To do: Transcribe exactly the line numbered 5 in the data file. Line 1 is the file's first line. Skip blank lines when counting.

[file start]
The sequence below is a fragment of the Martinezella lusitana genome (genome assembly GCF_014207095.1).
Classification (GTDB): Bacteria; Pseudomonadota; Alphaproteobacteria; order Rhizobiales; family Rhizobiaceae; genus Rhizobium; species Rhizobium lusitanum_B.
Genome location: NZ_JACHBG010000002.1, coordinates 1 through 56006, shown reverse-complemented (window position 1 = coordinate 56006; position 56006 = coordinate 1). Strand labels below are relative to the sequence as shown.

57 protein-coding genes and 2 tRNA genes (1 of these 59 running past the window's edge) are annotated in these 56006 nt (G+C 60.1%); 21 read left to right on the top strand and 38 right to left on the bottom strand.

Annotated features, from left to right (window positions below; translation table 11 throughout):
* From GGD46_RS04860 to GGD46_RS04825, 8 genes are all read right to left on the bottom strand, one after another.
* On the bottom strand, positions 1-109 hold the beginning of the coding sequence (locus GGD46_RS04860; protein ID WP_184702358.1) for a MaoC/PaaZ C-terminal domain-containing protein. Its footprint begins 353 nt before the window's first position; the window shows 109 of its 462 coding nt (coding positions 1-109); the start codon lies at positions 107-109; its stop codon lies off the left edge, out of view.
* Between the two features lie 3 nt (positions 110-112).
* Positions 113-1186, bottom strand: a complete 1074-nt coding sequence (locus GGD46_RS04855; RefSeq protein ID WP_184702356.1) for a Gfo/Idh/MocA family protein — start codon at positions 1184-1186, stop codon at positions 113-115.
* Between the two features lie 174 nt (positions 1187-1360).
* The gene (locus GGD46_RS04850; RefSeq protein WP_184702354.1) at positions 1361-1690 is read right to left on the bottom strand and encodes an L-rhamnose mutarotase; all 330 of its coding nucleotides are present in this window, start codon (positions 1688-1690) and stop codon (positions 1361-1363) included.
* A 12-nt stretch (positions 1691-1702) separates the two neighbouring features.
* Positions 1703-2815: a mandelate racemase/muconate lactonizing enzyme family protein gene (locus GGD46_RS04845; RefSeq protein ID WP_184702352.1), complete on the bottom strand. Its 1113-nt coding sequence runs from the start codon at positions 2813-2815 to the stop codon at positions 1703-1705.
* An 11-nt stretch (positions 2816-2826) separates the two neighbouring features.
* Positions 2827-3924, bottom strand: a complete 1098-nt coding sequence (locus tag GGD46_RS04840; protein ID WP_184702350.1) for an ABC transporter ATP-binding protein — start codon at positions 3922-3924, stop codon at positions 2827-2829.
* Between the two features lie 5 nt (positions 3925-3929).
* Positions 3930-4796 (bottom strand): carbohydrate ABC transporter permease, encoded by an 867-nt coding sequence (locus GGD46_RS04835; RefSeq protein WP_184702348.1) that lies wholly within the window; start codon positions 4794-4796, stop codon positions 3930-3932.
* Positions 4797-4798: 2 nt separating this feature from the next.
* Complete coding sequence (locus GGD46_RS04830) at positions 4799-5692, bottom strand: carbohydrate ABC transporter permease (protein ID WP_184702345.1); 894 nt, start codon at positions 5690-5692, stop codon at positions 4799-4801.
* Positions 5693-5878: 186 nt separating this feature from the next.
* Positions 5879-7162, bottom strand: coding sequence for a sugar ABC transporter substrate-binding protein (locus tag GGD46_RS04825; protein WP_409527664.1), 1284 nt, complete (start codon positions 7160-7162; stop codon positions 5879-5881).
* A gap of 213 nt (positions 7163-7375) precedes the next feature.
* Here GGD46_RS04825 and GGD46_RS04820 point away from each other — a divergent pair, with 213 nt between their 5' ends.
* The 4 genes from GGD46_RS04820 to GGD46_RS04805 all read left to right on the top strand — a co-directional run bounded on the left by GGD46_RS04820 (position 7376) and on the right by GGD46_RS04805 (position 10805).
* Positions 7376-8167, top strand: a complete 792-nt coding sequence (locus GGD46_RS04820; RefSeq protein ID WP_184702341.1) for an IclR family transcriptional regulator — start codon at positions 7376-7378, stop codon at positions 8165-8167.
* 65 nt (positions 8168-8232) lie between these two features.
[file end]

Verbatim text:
Annotated features, from left to right (window positions below; translation table 11 throughout):